Tongue Movements During Water Swallowing in Healthy Young and Older Adults PurposeThe purpose of this study was to explore the nature and extent of variability in tongue movement during healthy swallowing as a function of aging and gender. In addition, changes were quantified in healthy tongue movements in response to specific differences in the nature of the swallowing task (discrete vs. ... Article
Article  |   October 01, 2009
Tongue Movements During Water Swallowing in Healthy Young and Older Adults
 
Author Notes
  • Contact author: Catriona M. Steele, Toronto Rehabilitation Institute, 550 University Avenue, # 12030, Toronto, Ontario M5G 2A2, Canada. E-mail: steele.catriona@torontorehab.on.ca.
Article Information
Swallowing, Dysphagia & Feeding Disorders / Special Populations / Older Adults & Aging / Speech
Article   |   October 01, 2009
Tongue Movements During Water Swallowing in Healthy Young and Older Adults
Journal of Speech, Language, and Hearing Research, October 2009, Vol. 52, 1255-1267. doi:10.1044/1092-4388(2009/08-0131)
History: Received July 7, 2008 , Accepted December 10, 2008
 
Journal of Speech, Language, and Hearing Research, October 2009, Vol. 52, 1255-1267. doi:10.1044/1092-4388(2009/08-0131)
History: Received July 7, 2008; Accepted December 10, 2008
Web of Science® Times Cited: 29

PurposeThe purpose of this study was to explore the nature and extent of variability in tongue movement during healthy swallowing as a function of aging and gender. In addition, changes were quantified in healthy tongue movements in response to specific differences in the nature of the swallowing task (discrete vs. sequential swallows).

MethodElectromagnetic midsagittal articulography (EMMA) was used to study the swallowing-related movements of markers located in midline on the anterior (blade), middle (body), and posterior (dorsum) tongue in a sample of 34 healthy adults in 2 age groups (under vs. over 50 years of age). Participants performed a series of reiterated water swallows, in either a discrete or a sequential manner.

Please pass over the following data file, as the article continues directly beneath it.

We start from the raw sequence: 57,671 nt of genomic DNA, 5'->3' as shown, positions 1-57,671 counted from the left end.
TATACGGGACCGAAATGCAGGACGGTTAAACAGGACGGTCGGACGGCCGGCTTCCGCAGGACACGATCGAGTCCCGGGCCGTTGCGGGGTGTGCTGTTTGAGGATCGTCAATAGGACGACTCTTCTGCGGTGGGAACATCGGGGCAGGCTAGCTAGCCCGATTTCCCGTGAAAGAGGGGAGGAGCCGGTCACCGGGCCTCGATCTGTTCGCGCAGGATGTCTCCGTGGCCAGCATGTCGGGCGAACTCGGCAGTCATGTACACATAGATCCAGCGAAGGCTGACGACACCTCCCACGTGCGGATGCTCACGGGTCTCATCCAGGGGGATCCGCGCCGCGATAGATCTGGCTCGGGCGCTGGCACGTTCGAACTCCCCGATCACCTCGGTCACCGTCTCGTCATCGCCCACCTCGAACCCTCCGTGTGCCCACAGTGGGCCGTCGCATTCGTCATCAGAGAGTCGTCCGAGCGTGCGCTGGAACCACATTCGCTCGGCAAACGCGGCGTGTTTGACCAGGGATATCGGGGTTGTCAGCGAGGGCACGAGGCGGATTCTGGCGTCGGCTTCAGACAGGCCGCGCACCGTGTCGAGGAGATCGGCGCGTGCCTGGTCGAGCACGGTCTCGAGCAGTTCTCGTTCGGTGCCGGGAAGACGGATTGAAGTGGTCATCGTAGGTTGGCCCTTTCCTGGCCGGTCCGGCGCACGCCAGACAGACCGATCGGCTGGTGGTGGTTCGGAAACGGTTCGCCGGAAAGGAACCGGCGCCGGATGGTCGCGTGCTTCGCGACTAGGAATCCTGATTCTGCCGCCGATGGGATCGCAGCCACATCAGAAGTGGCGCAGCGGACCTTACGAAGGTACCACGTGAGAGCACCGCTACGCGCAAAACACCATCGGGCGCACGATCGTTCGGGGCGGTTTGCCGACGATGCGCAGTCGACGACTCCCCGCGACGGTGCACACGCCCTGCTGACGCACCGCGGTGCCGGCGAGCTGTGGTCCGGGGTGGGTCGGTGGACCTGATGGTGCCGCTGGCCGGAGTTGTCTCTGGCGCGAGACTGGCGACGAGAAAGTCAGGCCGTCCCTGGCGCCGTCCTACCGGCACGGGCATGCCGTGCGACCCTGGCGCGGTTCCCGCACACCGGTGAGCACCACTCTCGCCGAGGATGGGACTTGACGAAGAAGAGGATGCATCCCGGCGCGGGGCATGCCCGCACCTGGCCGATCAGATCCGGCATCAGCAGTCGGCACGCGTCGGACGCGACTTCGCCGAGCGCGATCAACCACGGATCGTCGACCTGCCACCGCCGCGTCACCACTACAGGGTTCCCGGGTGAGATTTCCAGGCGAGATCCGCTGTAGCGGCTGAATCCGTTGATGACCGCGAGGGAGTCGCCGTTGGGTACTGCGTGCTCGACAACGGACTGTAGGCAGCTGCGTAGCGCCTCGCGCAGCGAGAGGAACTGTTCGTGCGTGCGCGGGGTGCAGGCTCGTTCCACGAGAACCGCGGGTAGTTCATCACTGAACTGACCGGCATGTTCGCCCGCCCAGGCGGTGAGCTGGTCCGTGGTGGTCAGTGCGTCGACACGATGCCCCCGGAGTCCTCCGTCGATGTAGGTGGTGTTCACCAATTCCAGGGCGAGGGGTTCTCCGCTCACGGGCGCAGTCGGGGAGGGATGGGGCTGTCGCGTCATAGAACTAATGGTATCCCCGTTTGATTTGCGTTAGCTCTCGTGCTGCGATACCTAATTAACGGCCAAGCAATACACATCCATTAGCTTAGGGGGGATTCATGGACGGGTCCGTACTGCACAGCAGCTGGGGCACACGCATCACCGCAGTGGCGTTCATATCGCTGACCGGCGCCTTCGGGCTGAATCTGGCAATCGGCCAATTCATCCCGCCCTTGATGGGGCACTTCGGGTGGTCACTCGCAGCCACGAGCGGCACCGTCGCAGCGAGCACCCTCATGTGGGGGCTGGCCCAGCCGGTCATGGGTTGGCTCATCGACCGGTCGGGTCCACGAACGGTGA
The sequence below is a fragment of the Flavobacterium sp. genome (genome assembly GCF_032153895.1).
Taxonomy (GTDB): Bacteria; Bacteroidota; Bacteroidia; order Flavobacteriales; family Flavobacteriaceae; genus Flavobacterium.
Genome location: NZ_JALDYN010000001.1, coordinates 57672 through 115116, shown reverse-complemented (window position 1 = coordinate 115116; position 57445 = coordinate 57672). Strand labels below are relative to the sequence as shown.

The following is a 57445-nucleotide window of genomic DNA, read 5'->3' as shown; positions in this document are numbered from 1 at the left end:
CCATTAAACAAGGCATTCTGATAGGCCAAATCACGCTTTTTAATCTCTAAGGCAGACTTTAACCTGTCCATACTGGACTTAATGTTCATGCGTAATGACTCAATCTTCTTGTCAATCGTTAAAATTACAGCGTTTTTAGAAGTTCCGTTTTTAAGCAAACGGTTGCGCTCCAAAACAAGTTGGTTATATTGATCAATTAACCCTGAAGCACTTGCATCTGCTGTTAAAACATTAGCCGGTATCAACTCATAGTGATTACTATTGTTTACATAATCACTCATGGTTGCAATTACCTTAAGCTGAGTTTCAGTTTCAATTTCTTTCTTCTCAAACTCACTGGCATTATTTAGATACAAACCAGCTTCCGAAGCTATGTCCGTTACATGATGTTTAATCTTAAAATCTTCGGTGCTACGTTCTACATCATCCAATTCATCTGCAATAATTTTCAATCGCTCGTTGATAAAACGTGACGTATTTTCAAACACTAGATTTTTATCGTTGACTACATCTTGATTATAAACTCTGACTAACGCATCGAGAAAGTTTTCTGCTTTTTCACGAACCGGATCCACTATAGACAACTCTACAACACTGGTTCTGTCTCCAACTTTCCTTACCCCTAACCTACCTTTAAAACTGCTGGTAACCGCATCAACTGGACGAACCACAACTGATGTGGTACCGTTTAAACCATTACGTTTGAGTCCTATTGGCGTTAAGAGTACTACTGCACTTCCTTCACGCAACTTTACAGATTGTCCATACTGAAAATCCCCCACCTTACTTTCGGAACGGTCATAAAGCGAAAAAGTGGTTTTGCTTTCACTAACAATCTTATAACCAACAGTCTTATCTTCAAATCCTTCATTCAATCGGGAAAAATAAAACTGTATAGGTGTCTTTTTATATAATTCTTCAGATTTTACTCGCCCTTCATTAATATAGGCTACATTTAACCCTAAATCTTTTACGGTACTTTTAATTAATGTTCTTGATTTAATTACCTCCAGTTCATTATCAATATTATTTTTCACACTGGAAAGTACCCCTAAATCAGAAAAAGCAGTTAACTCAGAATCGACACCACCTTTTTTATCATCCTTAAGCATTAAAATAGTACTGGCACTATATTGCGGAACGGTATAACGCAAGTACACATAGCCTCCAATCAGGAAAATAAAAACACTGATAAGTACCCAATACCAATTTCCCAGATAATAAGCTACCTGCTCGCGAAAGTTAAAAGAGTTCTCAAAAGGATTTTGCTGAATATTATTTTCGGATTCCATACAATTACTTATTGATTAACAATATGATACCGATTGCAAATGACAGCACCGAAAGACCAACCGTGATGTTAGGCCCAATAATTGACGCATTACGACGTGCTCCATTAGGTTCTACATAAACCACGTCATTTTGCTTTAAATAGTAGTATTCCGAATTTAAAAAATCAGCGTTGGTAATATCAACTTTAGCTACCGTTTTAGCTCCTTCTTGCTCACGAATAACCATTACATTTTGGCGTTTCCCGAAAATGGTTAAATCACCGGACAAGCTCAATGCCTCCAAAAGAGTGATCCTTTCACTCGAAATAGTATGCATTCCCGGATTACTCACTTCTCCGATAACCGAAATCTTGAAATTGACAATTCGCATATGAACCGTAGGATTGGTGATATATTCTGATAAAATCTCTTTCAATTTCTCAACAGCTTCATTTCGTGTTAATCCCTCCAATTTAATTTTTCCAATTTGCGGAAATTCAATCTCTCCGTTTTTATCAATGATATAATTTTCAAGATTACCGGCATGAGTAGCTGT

ResultsThis study shows that age-related changes in tongue movements during swallowing are restricted to the domain of movement duration. The authors confirm that different tongue regions can be selectively modulated during swallowing tasks and that both functional and anatomical constraints influence the manner in which tongue movement modulation occurs. Sequential swallowing, in comparison to discrete swallowing, elicits simplification or down-scaling of several kinematic parameters.

ConclusionThe data illustrate task-specific stereotyped patterns of tongue movement in swallowing, which are robust to the effects of healthy aging in all aspects other than movement duration.

Acknowledgments
This research was supported by funding from the Canadian Institutes of Health Research (Grants IAO-69521 and MOP-644200) and the Toronto Rehabilitation Institute, and in part from the Canada Research Chairs Program. Equipment and space were funded with grants from the Canada Foundation for Innovation and the Province of Ontario. We acknowledge the support of the Toronto Rehabilitation Institute, which receives funding under the Provincial Rehabilitation Research Program from the Ministry of Health and Long-Term Care in Toronto, Ontario, Canada. The views expressed do not necessarily reflect those of the Ministry. Additionally, the authors gratefully acknowledge the assistance of Aravind Namasivayam, Janice Waugh Bennett, Mitsuko Takeuchi, Anna Ammoury, and Becky Cliffe with data collection and analysis.
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